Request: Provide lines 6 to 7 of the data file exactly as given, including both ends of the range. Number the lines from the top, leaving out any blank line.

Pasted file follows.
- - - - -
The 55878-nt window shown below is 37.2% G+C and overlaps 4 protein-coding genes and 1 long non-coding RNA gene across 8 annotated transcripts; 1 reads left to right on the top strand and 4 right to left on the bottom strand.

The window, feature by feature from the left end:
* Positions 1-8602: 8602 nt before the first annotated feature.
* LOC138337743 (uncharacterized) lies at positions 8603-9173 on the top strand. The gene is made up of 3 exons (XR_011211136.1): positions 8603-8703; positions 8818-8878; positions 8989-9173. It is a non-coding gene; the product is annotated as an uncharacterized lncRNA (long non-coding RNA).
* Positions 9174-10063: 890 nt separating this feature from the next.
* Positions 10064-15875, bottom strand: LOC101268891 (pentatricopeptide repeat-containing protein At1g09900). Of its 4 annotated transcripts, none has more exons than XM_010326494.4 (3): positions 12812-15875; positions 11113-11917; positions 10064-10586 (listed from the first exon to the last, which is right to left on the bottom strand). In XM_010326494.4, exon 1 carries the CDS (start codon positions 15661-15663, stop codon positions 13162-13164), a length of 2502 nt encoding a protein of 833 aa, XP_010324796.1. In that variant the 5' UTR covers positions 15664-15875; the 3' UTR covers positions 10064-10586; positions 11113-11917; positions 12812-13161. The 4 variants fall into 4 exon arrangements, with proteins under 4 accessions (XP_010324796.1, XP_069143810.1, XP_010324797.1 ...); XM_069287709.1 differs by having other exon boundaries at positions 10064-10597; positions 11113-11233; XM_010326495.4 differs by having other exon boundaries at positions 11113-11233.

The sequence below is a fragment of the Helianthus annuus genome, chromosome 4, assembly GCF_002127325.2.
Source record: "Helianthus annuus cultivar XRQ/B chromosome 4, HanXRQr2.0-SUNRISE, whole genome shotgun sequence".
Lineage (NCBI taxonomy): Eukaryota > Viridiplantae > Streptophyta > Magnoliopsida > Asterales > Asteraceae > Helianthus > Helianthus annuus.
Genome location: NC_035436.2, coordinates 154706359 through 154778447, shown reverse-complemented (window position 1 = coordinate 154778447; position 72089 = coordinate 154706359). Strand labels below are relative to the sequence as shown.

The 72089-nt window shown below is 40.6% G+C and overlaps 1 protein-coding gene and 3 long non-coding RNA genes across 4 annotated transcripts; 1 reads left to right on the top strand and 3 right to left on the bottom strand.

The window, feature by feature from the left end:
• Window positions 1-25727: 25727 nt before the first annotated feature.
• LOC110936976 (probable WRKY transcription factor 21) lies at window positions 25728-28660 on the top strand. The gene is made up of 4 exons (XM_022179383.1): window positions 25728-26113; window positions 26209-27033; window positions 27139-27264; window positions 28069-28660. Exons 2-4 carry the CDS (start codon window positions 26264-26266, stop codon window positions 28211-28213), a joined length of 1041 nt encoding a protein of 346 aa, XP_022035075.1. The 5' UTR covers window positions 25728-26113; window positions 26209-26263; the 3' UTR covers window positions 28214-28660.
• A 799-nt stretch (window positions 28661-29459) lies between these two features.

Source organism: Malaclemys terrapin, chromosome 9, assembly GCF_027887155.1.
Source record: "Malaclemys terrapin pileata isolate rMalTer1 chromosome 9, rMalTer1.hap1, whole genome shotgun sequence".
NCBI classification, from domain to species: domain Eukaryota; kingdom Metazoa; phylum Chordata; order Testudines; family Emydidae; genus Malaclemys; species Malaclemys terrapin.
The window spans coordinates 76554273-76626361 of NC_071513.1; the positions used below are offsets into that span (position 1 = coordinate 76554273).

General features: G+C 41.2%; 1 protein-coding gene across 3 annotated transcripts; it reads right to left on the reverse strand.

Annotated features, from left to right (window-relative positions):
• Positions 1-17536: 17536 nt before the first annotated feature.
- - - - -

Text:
* Positions 10064-15875, bottom strand: LOC101268891 (pentatricopeptide repeat-containing protein At1g09900). Of its 4 annotated transcripts, none has more exons than XM_010326494.4 (3): positions 12812-15875; positions 11113-11917; positions 10064-10586 (listed from the first exon to the last, which is right to left on the bottom strand). In XM_010326494.4, exon 1 carries the CDS (start codon positions 15661-15663, stop codon positions 13162-13164), a length of 2502 nt encoding a protein of 833 aa, XP_010324796.1. In that variant the 5' UTR covers positions 15664-15875; the 3' UTR covers positions 10064-10586; positions 11113-11917; positions 12812-13161. The 4 variants fall into 4 exon arrangements, with proteins under 4 accessions (XP_010324796.1, XP_069143810.1, XP_010324797.1 ...); XM_069287709.1 differs by having other exon boundaries at positions 10064-10597; positions 11113-11233; XM_010326495.4 differs by having other exon boundaries at positions 11113-11233.

The sequence below is a fragment of the Helianthus annuus genome, chromosome 4, assembly GCF_002127325.2.